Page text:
In the 10 months since Kim Jong-un took the reins of his desperately poor nation following the death of his autocratic father, North Korea — or at least its capital — has acquired more of the trappings of a functioning society, say diplomats, aid groups and academics who have visited in recent months.
But in rare interviews this month with four North Koreans in this border city on government-sanctioned stays, they said that at least so far, they have not felt any improvements in their lives since the installment last December of their youthful leader — a sentiment activists and analysts say they have also heard. In fact, the North Koreans said, their lives have gotten harder, despite Mr. Kim’s tantalizing pronouncements about boosting people’s livelihoods (and time spent at a Swiss school) that have fueled outside hopes that the nuclear-armed nation might ease its economically ruinous obsession with military hardware and dabble in Chinese-style market reforms.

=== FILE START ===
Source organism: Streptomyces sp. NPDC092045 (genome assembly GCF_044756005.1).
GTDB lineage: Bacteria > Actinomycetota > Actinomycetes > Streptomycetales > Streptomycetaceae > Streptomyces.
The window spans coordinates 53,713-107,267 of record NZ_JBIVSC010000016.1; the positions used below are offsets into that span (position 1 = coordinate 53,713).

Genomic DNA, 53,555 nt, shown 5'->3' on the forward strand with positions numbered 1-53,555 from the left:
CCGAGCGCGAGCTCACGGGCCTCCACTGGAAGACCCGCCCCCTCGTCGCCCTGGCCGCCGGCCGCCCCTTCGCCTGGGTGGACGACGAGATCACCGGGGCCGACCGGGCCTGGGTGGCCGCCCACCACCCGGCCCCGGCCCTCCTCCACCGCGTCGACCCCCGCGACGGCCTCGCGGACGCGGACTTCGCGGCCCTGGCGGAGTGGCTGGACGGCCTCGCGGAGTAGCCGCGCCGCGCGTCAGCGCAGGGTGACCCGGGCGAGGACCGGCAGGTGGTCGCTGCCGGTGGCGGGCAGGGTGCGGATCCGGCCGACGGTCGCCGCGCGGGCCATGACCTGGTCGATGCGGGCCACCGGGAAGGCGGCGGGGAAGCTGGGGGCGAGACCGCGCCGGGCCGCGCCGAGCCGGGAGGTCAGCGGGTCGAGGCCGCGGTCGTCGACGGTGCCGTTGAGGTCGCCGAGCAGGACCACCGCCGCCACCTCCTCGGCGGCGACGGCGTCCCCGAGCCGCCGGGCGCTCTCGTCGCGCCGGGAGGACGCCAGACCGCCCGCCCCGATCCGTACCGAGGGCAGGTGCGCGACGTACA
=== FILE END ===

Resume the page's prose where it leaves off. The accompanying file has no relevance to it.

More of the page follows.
Food prices have spiked, the result of drought and North Korea’s defiant launching of a rocket in April that shut down new offers of food aid from the United States. Development organizations also blame speculators who have hoarded staples in anticipation of reforms that have yet to materialize. The price of rice has doubled since early summer, and chronic shortages of fuel, electricity and raw materials continue to idle most factories, leaving millions unemployed.